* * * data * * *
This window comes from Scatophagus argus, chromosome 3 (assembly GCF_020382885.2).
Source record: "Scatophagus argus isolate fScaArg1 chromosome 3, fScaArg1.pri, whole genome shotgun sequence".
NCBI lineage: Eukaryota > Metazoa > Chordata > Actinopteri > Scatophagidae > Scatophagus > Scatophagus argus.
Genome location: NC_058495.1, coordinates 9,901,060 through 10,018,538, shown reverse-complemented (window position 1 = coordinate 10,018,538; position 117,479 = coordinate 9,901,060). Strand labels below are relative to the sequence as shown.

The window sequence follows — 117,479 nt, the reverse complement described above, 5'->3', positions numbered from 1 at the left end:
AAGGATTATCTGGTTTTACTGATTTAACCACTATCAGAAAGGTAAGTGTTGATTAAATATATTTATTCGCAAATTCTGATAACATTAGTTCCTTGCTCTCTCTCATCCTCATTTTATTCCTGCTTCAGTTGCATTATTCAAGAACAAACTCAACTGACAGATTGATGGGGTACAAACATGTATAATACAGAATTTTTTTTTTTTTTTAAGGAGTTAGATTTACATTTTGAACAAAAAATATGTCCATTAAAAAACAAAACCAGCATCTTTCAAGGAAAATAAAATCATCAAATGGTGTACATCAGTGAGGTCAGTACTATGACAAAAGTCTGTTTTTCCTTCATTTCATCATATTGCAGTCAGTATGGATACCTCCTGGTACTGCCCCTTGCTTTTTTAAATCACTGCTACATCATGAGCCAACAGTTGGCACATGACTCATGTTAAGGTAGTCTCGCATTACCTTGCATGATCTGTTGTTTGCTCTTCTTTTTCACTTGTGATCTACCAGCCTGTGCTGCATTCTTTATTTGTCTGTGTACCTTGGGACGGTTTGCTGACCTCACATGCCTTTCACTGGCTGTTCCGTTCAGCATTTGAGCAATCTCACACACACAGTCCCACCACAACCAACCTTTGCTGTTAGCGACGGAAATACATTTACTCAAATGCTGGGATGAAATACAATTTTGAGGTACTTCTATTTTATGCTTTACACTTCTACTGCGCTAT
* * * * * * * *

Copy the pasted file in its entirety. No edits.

This window comes from Scatophagus argus, chromosome 3 (assembly GCF_020382885.2).
Source record: "Scatophagus argus isolate fScaArg1 chromosome 3, fScaArg1.pri, whole genome shotgun sequence".
NCBI lineage: Eukaryota > Metazoa > Chordata > Actinopteri > Scatophagidae > Scatophagus > Scatophagus argus.
Genome location: NC_058495.1, coordinates 9,901,060 through 10,018,538, shown reverse-complemented (window position 1 = coordinate 10,018,538; position 117,479 = coordinate 9,901,060). Strand labels below are relative to the sequence as shown.

The window sequence follows — 117,479 nt, the reverse complement described above, 5'->3', positions numbered from 1 at the left end:
AAGGATTATCTGGTTTTACTGATTTAACCACTATCAGAAAGGTAAGTGTTGATTAAATATATTTATTCGCAAATTCTGATAACATTAGTTCCTTGCTCTCTCTCATCCTCATTTTATTCCTGCTTCAGTTGCATTATTCAAGAACAAACTCAACTGACAGATTGATGGGGTACAAACATGTATAATACAGAATTTTTTTTTTTTTTTAAGGAGTTAGATTTACATTTTGAACAAAAAATATGTCCATTAAAAAACAAAACCAGCATCTTTCAAGGAAAATAAAATCATCAAATGGTGTACATCAGTGAGGTCAGTACTATGACAAAAGTCTGTTTTTCCTTCATTTCATCATATTGCAGTCAGTATGGATACCTCCTGGTACTGCCCCTTGCTTTTTTAAATCACTGCTACATCATGAGCCAACAGTTGGCACATGACTCATGTTAAGGTAGTCTCGCATTACCTTGCATGATCTGTTGTTTGCTCTTCTTTTTCACTTGTGATCTACCAGCCTGTGCTGCATTCTTTATTTGTCTGTGTACCTTGGGACGGTTTGCTGACCTCACATGCCTTTCACTGGCTGTTCCGTTCAGCATTTGAGCAATCTCACACACACAGTCCCACCACAACCAACCTTTGCTGTTAGCGACGGAAATACATTTACTCAAATGCTGGGATGAAATACAATTTTGAGGTACTTCTATTTTATGCTTTACACTTCTACTGCGCTAT